The collapse of the Somali Democratic Republic in 1991 led to a world‐wide diaspora. The purpose of this paper is to discuss and analyse Somali web sites in an attempt to demonstrate how they reflect the troubled history and politics of the homeland and continue to interest, involve, bring together and divide Somalis world‐wide.
Web sites were divided into categories, and a study of the community/political category was conducted. Visits were made to the Horn of Africa and elsewhere, and face‐to‐face interviews conducted. E‐mail contact was maintained with a number of Somali webmasters.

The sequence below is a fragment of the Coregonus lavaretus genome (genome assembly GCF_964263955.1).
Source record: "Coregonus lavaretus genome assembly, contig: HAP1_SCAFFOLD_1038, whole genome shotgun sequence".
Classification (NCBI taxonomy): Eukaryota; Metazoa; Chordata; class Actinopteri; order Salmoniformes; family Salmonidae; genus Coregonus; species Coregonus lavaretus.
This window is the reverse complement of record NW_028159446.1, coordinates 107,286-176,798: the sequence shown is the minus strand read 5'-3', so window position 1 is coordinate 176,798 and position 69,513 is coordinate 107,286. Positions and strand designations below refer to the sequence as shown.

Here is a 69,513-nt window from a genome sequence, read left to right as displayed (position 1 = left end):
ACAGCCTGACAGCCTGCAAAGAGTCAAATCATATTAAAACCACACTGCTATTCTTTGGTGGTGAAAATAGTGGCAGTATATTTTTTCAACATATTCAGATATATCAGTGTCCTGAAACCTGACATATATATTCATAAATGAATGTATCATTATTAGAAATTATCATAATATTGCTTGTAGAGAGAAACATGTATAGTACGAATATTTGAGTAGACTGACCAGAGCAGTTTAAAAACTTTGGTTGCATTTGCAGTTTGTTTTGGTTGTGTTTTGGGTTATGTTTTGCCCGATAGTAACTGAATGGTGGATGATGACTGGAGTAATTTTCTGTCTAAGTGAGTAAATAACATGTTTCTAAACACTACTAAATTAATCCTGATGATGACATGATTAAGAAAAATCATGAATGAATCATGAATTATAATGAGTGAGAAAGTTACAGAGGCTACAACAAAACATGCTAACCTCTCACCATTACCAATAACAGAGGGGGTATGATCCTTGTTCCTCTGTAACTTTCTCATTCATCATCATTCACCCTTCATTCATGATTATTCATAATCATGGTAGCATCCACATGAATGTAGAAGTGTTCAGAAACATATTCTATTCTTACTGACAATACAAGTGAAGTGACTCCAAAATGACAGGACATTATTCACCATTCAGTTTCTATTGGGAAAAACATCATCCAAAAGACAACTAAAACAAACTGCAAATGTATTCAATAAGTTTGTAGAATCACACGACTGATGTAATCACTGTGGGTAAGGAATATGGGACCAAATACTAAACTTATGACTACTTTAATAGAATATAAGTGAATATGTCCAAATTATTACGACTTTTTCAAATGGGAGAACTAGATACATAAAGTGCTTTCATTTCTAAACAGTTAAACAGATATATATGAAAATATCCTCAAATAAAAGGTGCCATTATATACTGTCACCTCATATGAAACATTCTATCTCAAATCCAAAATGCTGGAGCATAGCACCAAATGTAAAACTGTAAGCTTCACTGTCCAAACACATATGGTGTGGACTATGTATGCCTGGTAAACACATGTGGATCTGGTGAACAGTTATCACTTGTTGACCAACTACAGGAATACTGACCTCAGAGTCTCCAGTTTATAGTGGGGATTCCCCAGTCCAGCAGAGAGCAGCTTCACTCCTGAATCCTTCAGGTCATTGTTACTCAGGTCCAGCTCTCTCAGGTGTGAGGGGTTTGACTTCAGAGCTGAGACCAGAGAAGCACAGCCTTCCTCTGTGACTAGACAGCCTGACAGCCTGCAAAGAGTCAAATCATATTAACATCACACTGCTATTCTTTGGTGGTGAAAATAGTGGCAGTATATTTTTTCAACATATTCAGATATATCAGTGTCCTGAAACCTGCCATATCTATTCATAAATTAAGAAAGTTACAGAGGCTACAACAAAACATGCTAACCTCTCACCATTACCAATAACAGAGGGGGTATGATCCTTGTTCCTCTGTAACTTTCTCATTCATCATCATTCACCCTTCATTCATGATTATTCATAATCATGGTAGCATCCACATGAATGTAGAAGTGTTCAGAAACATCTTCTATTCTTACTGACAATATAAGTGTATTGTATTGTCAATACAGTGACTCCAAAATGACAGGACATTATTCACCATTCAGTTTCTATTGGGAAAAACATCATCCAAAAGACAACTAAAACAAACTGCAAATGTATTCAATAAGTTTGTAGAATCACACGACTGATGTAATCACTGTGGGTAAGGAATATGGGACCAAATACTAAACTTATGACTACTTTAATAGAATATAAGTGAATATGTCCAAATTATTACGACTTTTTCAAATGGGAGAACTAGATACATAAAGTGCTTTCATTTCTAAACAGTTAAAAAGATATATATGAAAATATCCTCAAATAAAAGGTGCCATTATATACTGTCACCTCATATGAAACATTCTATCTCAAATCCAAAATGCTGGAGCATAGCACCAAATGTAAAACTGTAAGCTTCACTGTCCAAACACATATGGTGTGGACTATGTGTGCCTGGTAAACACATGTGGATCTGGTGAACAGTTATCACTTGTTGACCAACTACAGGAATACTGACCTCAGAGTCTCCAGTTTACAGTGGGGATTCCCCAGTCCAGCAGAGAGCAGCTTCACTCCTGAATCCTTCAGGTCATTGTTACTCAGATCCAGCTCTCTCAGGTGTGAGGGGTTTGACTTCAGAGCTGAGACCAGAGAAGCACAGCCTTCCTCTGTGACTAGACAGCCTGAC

Community/political web sites was the most numerous category, with the majority being named after a geographical area associated with a group of clan lineages or sub‐lineages. They contain news, opinion pieces and other features in Somali and on some web sites in Somali and English. While web sites usually declare that the opinions in articles are those of the authors alone, they are unlikely to publicise views with which they are not in agreement.
The paper illustrates how web sites enable members of one diaspora community to keep in touch with a political situation at home that is exceptional, and to involve themselves in its controversies, should they wish to do so. It also shows how the web site has brought a new dimension to traditional methods of feuding.
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